Posted: Friday, July 5, 2019. 4:29 pm CST.
By Aaron Humes: Their names are indelibly linked with one of the scariest episodes in the history of Belize City: on the night of June 18, 2002, Leslie Pipersburgh and Patrick Robateau, then employees of Bowen and Bowen Limited, allegedly held up their supervisor, Arthur Griffith, in the Bowen and Bowen Distribution Center compound on Slaughterhouse Road and are accused of killing security guards from KBH, Kevin Alvarez and Fidel Mai. A third guard, Karl Ventura, was also injured in the holdup. Ventura had come to escort the companies’ daily sales monies that were to be deposited. They then escaped in a Coca-Cola delivery truck with the money.
Then, it is alleged that in the Coral Grove area, the convicts had come upon and killed a couple, Cherry Tucker and David Flowers, before fleeing, leaving the truck with their weapons and some bags of coins behind.
Now, some 17 years later, 45 year old Pipersburgh and 42 year old Robateau are seeking another chance.
They were initially sentenced to the gallows for all four murders in 2004, but won on appeal at the Privy Council in 2008. In 2011 they were tried again and acquitted due to insufficient evidence in the murders of Flowers and Tucker, but convicted again in the deaths of Alvarez and Mai. Each was sentenced to life in prison after the Crown declined to again consider the death penalty.
However, due to changes in the structure of sentencing occasioned by the landmark ruling from the Court of Appeal in the case of Gregory August, a life sentence for a murder conviction is no longer automatic. Since both men have been serving life sentences they were given under the old rules of the court, they must now be given a new sentence.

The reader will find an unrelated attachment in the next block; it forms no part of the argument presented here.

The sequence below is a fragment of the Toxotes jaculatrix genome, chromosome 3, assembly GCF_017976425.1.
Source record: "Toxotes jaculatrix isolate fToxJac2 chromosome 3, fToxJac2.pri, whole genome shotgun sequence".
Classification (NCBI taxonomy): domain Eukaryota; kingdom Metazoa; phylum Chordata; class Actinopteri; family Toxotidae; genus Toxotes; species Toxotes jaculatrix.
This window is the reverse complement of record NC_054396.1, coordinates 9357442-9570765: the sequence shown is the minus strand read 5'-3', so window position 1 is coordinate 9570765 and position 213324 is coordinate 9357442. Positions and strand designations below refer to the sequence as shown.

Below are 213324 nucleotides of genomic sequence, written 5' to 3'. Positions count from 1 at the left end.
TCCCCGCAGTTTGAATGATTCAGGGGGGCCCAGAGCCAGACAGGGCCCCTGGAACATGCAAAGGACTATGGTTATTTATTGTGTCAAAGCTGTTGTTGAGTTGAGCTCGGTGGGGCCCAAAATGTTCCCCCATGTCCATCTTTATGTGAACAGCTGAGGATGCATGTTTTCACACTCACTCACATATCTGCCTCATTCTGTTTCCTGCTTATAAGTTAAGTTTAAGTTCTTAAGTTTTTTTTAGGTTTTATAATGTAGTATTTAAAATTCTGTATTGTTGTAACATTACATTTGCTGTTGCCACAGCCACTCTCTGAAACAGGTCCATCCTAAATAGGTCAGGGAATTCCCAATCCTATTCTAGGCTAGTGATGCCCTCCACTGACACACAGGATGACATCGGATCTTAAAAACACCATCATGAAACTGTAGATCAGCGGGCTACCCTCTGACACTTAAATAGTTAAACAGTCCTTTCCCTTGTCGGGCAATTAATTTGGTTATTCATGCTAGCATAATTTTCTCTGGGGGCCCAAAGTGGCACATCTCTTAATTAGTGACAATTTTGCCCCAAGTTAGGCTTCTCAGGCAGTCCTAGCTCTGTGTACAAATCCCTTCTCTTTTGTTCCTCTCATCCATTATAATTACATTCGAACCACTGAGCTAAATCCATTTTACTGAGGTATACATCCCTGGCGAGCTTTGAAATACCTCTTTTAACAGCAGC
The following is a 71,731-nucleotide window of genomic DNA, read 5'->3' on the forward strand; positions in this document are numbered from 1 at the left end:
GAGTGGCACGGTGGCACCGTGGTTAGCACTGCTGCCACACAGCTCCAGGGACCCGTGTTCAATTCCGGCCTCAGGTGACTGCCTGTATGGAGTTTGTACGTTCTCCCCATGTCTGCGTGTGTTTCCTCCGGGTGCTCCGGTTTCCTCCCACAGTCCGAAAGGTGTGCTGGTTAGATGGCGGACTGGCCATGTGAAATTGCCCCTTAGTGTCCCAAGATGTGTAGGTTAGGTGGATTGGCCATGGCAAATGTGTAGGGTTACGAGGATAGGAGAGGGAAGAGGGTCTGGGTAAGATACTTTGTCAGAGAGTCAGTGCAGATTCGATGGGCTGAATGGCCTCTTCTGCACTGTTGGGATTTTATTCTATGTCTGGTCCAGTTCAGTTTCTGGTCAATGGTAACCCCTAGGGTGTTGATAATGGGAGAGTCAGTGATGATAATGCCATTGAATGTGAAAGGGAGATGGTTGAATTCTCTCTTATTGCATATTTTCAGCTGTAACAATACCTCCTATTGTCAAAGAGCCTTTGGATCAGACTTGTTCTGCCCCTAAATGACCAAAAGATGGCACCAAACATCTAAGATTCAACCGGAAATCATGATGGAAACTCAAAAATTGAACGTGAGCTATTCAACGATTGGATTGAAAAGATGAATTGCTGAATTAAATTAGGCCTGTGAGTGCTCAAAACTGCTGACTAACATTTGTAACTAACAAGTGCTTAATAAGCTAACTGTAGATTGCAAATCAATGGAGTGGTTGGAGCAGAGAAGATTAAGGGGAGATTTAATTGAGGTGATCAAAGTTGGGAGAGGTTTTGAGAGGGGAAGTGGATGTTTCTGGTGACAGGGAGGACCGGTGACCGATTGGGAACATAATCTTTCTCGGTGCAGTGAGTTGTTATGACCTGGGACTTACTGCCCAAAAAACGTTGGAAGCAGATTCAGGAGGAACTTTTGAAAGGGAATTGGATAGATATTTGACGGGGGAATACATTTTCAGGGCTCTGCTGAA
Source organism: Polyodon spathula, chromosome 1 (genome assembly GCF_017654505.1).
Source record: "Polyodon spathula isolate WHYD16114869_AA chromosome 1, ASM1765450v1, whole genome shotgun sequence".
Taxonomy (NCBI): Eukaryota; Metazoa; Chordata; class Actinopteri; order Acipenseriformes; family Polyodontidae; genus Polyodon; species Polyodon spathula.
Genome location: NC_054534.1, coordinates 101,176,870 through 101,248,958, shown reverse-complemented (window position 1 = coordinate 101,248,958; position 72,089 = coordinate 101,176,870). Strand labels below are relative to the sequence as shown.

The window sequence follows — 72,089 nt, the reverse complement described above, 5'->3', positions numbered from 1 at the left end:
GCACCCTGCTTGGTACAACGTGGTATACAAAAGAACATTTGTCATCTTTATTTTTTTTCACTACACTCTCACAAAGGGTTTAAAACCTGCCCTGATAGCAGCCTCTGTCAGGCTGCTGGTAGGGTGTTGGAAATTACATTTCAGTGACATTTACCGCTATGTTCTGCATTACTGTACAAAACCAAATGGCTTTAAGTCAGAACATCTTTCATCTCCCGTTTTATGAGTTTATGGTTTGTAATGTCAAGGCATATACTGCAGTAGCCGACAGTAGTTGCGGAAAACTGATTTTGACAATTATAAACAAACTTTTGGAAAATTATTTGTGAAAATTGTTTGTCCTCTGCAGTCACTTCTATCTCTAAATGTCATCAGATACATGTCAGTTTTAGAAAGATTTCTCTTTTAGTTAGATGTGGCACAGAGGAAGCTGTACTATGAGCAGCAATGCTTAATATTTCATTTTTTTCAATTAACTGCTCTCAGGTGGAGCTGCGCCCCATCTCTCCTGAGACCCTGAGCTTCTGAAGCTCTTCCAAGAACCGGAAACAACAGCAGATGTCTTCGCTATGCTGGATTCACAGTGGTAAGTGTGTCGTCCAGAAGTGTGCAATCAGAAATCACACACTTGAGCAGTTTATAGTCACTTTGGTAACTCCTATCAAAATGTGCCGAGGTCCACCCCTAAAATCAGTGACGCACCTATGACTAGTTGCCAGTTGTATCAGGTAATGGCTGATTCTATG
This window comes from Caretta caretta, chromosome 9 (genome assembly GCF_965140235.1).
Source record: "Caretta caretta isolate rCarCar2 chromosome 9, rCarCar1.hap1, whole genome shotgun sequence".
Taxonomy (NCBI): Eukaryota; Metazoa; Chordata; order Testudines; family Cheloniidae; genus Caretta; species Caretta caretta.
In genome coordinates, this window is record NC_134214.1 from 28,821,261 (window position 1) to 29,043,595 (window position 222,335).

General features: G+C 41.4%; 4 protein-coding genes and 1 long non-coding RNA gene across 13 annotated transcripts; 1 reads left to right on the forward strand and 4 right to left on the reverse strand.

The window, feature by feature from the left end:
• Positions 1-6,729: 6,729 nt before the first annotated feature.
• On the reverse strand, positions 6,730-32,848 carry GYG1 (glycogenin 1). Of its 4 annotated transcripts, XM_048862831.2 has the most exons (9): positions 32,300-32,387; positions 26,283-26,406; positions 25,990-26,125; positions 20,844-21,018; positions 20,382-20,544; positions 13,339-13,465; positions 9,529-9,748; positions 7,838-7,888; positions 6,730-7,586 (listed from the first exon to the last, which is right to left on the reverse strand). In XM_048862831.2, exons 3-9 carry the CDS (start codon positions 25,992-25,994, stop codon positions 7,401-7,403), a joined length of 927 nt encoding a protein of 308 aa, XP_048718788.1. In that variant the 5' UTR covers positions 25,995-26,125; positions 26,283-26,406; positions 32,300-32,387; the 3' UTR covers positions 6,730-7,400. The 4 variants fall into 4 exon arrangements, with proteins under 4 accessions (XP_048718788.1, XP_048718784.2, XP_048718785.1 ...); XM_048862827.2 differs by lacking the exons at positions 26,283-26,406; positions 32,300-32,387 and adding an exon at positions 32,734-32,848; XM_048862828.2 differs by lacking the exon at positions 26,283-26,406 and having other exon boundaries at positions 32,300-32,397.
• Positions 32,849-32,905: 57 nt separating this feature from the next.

Appearing today before Justice Collin Williams with attorney Hector Guerra, the pair sought the mercy and grace that their victims were not spared more than a decade ago.
Guerra argues for a fixed sentence of between 20 and 30 years in prison, citing their effort to become better citizens. The Crown, represented by Porsha Staine-Ferguson, is asking for 35 years minimum before eligibility for parole. The court can either maintain a life term with a fixed date of parole opportunity added, or set a fixed term of sentence.
Robateau addressed the court, mentioning that he had been just 25 years old when first jailed, and became a parent himself while behind bars. He cited his own family losses and made formal apology and a request for forgiveness from the families of the deceased, who were not present in court. The various rehabilitation programs at the Central Prison, he said, have made him see life differently and more able to take responsibility for what he did.
Likewise, Pipersburgh, a prison trustee with opportunities to work in the office on the compound and being the CEO’s handyman apologized for the pain he caused the family of the deceased. He mentioned that he constantly prayed, not only for himself, but for the families and especially children of the deceased, and thought about them every day.
But he has not tortured himself behind bars, working in different programs including as a counselor and trying to parent his own daughter, now studying to be a nurse.
The men will each learn their fates on September 18, 2019.
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